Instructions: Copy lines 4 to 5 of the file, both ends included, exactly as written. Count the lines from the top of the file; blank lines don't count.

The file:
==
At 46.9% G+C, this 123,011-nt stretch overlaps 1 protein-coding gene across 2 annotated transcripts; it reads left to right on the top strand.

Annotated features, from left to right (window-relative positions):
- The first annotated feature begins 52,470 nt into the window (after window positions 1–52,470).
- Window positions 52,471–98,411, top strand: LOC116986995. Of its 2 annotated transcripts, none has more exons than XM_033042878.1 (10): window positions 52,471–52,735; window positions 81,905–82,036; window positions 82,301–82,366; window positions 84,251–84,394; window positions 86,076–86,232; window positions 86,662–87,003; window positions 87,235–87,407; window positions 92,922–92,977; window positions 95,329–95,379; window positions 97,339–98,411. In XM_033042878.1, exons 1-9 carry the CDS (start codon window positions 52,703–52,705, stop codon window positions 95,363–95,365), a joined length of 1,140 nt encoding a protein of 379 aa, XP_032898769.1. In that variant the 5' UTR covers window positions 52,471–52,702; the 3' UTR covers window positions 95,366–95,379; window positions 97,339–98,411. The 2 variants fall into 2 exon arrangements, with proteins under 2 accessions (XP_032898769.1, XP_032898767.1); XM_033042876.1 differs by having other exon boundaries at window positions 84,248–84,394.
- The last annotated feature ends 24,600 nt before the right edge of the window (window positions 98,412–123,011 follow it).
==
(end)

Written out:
- Window positions 52,471–98,411, top strand: LOC116986995. Of its 2 annotated transcripts, none has more exons than XM_033042878.1 (10): window positions 52,471–52,735; window positions 81,905–82,036; window positions 82,301–82,366; window positions 84,251–84,394; window positions 86,076–86,232; window positions 86,662–87,003; window positions 87,235–87,407; window positions 92,922–92,977; window positions 95,329–95,379; window positions 97,339–98,411. In XM_033042878.1, exons 1-9 carry the CDS (start codon window positions 52,703–52,705, stop codon window positions 95,363–95,365), a joined length of 1,140 nt encoding a protein of 379 aa, XP_032898769.1. In that variant the 5' UTR covers window positions 52,471–52,702; the 3' UTR covers window positions 95,366–95,379; window positions 97,339–98,411. The 2 variants fall into 2 exon arrangements, with proteins under 2 accessions (XP_032898769.1, XP_032898767.1); XM_033042876.1 differs by having other exon boundaries at window positions 84,248–84,394.
- The last annotated feature ends 24,600 nt before the right edge of the window (window positions 98,412–123,011 follow it).